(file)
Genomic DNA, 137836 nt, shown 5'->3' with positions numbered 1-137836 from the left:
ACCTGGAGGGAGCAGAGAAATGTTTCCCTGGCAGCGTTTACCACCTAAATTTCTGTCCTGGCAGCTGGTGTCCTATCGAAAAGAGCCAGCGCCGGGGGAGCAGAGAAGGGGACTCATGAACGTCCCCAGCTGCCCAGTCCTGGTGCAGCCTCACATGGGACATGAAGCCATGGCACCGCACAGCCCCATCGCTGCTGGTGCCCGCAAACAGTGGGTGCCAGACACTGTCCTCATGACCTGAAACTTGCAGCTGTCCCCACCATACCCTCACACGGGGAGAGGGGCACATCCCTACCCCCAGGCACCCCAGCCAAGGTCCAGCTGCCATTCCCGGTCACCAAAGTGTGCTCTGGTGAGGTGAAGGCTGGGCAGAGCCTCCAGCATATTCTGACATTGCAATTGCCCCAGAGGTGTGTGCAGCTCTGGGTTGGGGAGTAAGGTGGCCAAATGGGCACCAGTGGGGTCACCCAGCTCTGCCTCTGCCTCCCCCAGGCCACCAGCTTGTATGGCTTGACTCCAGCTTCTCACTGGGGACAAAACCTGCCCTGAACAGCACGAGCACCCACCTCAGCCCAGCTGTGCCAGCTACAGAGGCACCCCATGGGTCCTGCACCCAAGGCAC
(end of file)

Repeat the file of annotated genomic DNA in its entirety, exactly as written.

Genomic DNA, 137836 nt, shown 5'->3' with positions numbered 1-137836 from the left:
ACCTGGAGGGAGCAGAGAAATGTTTCCCTGGCAGCGTTTACCACCTAAATTTCTGTCCTGGCAGCTGGTGTCCTATCGAAAAGAGCCAGCGCCGGGGGAGCAGAGAAGGGGACTCATGAACGTCCCCAGCTGCCCAGTCCTGGTGCAGCCTCACATGGGACATGAAGCCATGGCACCGCACAGCCCCATCGCTGCTGGTGCCCGCAAACAGTGGGTGCCAGACACTGTCCTCATGACCTGAAACTTGCAGCTGTCCCCACCATACCCTCACACGGGGAGAGGGGCACATCCCTACCCCCAGGCACCCCAGCCAAGGTCCAGCTGCCATTCCCGGTCACCAAAGTGTGCTCTGGTGAGGTGAAGGCTGGGCAGAGCCTCCAGCATATTCTGACATTGCAATTGCCCCAGAGGTGTGTGCAGCTCTGGGTTGGGGAGTAAGGTGGCCAAATGGGCACCAGTGGGGTCACCCAGCTCTGCCTCTGCCTCCCCCAGGCCACCAGCTTGTATGGCTTGACTCCAGCTTCTCACTGGGGACAAAACCTGCCCTGAACAGCACGAGCACCCACCTCAGCCCAGCTGTGCCAGCTACAGAGGCACCCCATGGGTCCTGCACCCAAGGCAC